I guess I asked the wrong question. That's pretty much what I've been told in the past, but still doesn't tell me what the differences there are. For example, Dodge Neon RT versus Neon ACR. ACR is faster because It's designed to be lighter, example manual versus power windows. That's pretty much what I'm looking for and don't know where to look for it. What kind of specific differences are there between models. Appreciate any help as always!
The lines start getting a little blurred in 69, but previous to that, you couldn't get a big block in a Malibu. Performance-wise, everthing was pretty much saved for the big block SS's (12 bolt rears, rear suspension pieces, larger fuel line,etc). Malibu was pretty much a trim package, without anything being added or subtracted in the name of performance. It does seem most , if not all, Malibus I have noticed are 2 door coupes with small blocks.
From 1969 0n, all SS Chevelles were a Malibu with an SS option. From 68 on back the SS was an actual model. Then in 69 GM changed it to an option for the Malibu, but in 69 they actualy did make a few 300 deluxe 2dr post SS cars, Very rare.
The Malibu was the top of the line Chevelle,
the 300 deluxe was the cheaper model.
Don't forget the Concours Sport Coupe. Here is info I received from Robert Stoltz :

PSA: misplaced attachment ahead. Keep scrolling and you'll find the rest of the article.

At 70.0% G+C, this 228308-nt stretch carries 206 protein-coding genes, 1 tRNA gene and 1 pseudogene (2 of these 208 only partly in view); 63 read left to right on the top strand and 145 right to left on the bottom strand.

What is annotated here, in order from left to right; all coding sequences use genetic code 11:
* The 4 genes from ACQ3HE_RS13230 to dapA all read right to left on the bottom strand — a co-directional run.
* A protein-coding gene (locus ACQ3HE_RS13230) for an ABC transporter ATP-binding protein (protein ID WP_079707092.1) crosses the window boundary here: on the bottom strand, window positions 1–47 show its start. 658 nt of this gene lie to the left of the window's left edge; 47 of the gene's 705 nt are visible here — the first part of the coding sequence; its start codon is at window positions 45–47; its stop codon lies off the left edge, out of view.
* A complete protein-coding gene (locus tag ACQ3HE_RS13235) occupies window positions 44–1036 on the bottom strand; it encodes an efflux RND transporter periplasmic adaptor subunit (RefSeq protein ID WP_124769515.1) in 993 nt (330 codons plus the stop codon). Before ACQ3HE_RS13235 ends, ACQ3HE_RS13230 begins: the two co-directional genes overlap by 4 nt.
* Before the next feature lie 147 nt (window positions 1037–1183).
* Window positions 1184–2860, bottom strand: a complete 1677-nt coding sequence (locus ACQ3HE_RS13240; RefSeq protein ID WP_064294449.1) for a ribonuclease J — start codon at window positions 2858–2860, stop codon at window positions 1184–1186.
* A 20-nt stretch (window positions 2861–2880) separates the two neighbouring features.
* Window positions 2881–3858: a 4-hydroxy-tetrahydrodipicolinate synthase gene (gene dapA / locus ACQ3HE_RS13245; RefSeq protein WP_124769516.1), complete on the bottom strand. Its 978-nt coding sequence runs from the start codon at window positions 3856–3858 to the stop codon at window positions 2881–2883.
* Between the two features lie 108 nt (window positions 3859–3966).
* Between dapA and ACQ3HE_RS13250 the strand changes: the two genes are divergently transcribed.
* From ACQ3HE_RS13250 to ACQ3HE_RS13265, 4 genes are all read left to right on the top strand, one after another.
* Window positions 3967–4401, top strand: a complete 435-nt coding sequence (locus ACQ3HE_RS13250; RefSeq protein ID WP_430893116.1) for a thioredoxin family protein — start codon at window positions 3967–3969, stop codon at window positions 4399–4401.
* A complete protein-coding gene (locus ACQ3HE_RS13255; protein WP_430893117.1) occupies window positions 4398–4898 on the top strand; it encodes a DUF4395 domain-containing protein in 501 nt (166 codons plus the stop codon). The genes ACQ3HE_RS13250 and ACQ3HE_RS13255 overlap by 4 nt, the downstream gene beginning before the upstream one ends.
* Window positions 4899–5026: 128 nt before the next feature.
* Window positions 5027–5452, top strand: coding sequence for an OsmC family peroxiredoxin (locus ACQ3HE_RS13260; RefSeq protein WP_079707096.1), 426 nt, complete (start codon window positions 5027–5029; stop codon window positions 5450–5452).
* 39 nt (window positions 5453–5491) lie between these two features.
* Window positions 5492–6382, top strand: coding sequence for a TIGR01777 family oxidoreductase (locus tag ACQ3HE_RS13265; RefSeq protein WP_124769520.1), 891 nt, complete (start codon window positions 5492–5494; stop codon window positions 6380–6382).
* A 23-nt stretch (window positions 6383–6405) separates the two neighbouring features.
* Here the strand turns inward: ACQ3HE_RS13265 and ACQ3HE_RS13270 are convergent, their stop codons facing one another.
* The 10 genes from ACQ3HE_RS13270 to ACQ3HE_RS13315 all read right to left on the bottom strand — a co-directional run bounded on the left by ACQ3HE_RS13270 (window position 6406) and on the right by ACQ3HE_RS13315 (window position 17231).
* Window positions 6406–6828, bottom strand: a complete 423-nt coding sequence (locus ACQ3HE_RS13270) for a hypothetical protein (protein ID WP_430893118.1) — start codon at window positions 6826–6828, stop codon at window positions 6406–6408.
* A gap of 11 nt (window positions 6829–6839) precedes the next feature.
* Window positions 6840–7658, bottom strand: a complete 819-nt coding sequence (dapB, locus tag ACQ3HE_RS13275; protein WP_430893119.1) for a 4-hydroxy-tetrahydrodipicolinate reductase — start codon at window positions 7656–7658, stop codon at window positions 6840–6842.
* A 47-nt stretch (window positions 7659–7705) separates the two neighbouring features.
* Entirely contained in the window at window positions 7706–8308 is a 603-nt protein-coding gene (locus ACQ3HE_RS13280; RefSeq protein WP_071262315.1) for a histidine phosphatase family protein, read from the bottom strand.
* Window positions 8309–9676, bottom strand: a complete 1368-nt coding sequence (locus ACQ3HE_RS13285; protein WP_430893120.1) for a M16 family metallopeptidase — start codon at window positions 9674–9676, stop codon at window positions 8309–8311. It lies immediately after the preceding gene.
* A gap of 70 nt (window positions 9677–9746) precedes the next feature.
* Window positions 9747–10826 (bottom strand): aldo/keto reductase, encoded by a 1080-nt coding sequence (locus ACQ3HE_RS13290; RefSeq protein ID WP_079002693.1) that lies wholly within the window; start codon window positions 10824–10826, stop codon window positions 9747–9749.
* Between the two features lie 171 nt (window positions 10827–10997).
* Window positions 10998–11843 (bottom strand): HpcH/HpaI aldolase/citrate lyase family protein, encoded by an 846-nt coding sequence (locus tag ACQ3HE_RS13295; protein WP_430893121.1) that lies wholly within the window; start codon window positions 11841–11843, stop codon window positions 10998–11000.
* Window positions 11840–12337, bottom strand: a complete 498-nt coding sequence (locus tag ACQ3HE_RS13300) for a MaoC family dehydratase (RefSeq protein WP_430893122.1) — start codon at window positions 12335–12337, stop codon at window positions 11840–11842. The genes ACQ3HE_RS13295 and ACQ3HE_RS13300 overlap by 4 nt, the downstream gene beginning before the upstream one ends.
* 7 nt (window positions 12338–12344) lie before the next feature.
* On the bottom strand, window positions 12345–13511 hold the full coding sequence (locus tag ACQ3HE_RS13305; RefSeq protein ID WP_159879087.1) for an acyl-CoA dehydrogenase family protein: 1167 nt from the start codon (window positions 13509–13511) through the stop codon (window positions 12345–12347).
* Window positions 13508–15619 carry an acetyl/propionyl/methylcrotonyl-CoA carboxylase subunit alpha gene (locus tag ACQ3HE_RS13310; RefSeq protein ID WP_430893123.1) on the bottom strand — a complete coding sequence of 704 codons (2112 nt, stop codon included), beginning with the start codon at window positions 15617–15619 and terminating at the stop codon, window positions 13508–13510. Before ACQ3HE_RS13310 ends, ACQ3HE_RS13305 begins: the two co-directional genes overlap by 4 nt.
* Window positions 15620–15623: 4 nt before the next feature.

Concours sport coupes and sedans were produced for two years only -- in 1968 and 1969. Contrary to popular belief, the Malibu Concours was not a Chevelle manufactured or assembled in Canada, but here in the United
States. Beginning in March of 1968, toward the end of the production run for that model year, Chevrolet produced a special-order Chevelle Malibu called the Concours. Though there existed the Concours station wagon, the
Concours sedan and sport coupe were not part of that model series, and shared nothing with the wagon other than the Concours nameplate.
Concours sedans and sport coupes feature a custom interior package that included extra-thick sound insulation, a special six-bow headliner, notched back seat, split-bench front seat, deluxe seat belts and custom door panels with extended arm rests in both the front and rear passenger compartments.
The Concours interior was originally designed for the Chevelle; however, for production scheduling purposes some of the interior pieces also were used on the Buick Skylark (1968 and 1969 model years). These pieces include the door panels and extended armrests (front and rear), and the notched back seat. The seat upholstery (front and rear) also used the same trim ornament, but a different seat pattern. (An interior accessory offered by Buick [but not Chevrolet] was the optional rear side panel courtesy light.)
Of the 180,401 Malibus built for the 1968 model year, only 8,307 -- less than five percent -- were Concours sport coupes, making them among the rarest of 1968 Chevelles produced. (Even more rare is the 1968 Concours sedan of which only 2,305 were produced.) Most were sold on the West Coast.
Thanks Robert for all the research. Hope this doesn't cloud it up even more.
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